By Steve Sorensen
Trail cameras and pre-orbital scent –
a new summer time scouting method.
If you want an opportunity at a mature buck this year, the biggest step you can make toward that goal is to begin scouting now.
Yes, I know the heat of the summer is an unpleasant time to be in the woods. Yes, bugs are abundant and ready to eat you alive. Yes, dense foliage makes visibility impossible. And yes, it’s hard to evaluate bucks that don’t have fully developed headgear. So why bother?
Here’s why. Because spring and summer gives you a unique opportunity to join a buck in bachelor groups. Ever wonder what’s going on in those bachelor groups? And how buck groups differ from doe groups?
How Are Bucks Different From Does?
Does travel in family groups – a mother and her fawns, maybe a friend and her young, possibly a grandmother is included. These females invest their energy in nourishing, teaching and protecting the young.
Whitetail bucks invest their energy in macho stuff. (No surprise there!) They hang out with the guys. They do some sparring. They establish a pecking order. And the mature bucks, the ones that have been through the rut before, are sizing up their competition. They have a unique way of doing that. By spreading their scent around they’re saying, “I’m in the game.”
How Do Bucks Communicate Through Scent?
Hunters know deer interact at scrapes – places where they paw the ground and deposit scent. The problem hunters have is that until rutting activity begins to ramp up, we don’t find many scrapes.
Here’s what most hunters don’t realize:what’s more important than the scrape on the ground is the “licking branch” above it. Bucks use licking branches year ’round, whether they’re scraping the ground under them or not.
A study by Josh Braun at Missouri State University showed that even during the rut, the majority of a buck’s activity at a scrape involves contact of the licking branch to the scent gland in front of his eye, the pre-orbital gland. So the key to scent communication for bucks isn’t in the urine they deposit in scrapes. Urine dissipates quickly. The key is in what’s on the licking branch above the scrape.
When a buck applies his pre-orbital scent to the licking branch he’s alerting other bucks to his presence. Even young bucks, who aren’t yet sure what the game is, are instinctively driven to apply their scent to the licking branch.
How Can A Hunter Join The Bachelor Group?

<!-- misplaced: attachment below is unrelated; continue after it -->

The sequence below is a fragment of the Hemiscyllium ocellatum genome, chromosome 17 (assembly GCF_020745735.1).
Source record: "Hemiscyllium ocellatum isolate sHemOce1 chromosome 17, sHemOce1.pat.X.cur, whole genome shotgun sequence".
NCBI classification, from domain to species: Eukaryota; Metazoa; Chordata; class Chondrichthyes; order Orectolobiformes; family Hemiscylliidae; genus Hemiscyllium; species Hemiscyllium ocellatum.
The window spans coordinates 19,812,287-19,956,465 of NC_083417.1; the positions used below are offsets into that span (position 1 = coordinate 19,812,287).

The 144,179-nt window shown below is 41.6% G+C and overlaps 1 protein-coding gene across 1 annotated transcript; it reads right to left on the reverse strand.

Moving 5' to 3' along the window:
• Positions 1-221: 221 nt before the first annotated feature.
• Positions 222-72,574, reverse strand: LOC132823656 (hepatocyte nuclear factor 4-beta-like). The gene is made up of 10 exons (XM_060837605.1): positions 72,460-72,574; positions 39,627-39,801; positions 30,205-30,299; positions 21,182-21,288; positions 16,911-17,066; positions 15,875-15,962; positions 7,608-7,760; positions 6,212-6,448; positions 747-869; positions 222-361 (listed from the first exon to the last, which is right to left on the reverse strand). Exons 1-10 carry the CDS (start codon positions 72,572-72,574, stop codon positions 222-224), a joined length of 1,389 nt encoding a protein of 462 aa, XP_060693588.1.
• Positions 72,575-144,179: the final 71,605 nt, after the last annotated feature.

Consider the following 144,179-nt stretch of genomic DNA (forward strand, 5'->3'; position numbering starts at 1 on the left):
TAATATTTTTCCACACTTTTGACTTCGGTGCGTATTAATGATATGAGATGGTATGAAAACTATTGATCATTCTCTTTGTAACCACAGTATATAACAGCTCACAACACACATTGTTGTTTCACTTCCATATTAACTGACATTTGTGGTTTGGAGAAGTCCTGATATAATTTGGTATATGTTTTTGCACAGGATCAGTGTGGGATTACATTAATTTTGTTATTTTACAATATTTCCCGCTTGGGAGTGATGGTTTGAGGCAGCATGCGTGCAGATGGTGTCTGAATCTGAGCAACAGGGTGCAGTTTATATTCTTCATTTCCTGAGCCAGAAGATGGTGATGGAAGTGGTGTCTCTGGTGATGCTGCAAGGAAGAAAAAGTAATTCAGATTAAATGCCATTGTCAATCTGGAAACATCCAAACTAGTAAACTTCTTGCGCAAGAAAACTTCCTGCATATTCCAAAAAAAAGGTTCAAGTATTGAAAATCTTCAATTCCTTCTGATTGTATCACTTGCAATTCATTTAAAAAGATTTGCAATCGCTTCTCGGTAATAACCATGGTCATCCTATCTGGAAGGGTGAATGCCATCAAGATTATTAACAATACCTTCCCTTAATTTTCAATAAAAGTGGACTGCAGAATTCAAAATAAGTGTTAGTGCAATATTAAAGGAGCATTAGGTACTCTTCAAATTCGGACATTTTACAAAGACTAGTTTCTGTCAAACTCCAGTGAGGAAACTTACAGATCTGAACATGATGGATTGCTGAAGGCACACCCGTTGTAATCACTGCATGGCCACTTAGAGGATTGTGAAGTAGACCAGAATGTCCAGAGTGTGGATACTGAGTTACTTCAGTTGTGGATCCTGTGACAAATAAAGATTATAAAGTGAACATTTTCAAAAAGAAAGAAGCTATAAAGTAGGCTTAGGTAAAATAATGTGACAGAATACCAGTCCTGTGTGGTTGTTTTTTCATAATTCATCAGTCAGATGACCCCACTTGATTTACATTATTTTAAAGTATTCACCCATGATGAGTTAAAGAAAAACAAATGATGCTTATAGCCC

Find a licking branch. Put a tiny amount of pre-orbital gland lure on it (I get mine from a West Virginia lure maker named Smokey McNicholas, www.SmokeysDeerLure.com). Then, set up a trail camera, and watch the bucks get interested.
When a buck visits a licking branch you’ve “doctored” with pre-orbital lure, he’s doing two things. He’s asking, “Who’s the new guy?” And he’s saying, “I’m in the game.”
It doesn’t matter if you can’t find an established licking branch, because you can start your own. Just select a live branch with a tip the thickness of a pencil about 5 feet off the ground over a deer trail. Or, make your own licking branch by tying a limb to a tree and letting it hang over a trail.
When other bucks show up at the licking branch, they’ll put their nose on the branch and catch a whiff of other bucks that have been there. Then they’ll apply their own scent, each one leaving his calling card, his unique identifying scent, on this bachelor’s club bulletin board.
And, the more mature the buck, the more likely he is to take an interest in the scent you place, because he wants to know who he’s competing with for breeding rights.
All you do is collect the photos, and review them on your computer. This is a great low-impact summer scouting method. Because pre-orbital gland scent is not water-based, it has staying power so you can reduce your visits to the site. Once every week to 10 days, swap-out your camera memory cards and reapply the pre-orbital gland scent.
If you want to take an inventory of the bucks in your area, join a bachelor group by using pre-orbital gland lure on licking branches in front of your trail cameras. You might be surprised at the bucks you see.
I covered this scouting method in detail in the August, 2011 issue of Deer and Deer Hunting magazine, and in the September, 2012 issue I talk more about how to make your own mock licking branches. Try it, and while most hunters are looking for bucks with binoculars, you’ll be intimately acquainted with your local buck bachelor group.
About Steve Sorensen
Award-winning outdoor writer and speaker Steve Sorensen loves the Havalon knife, and has been a fan of knives since he begged his dad for a hunting knife when he was six years old. His articles have been published in Deer & Deer Hunting, Sports Afield, and many other top magazines across the USA. Invite Steve to speak at your next sportsman’s event, and follow his writing on his website, www.EverydayHunter.com.
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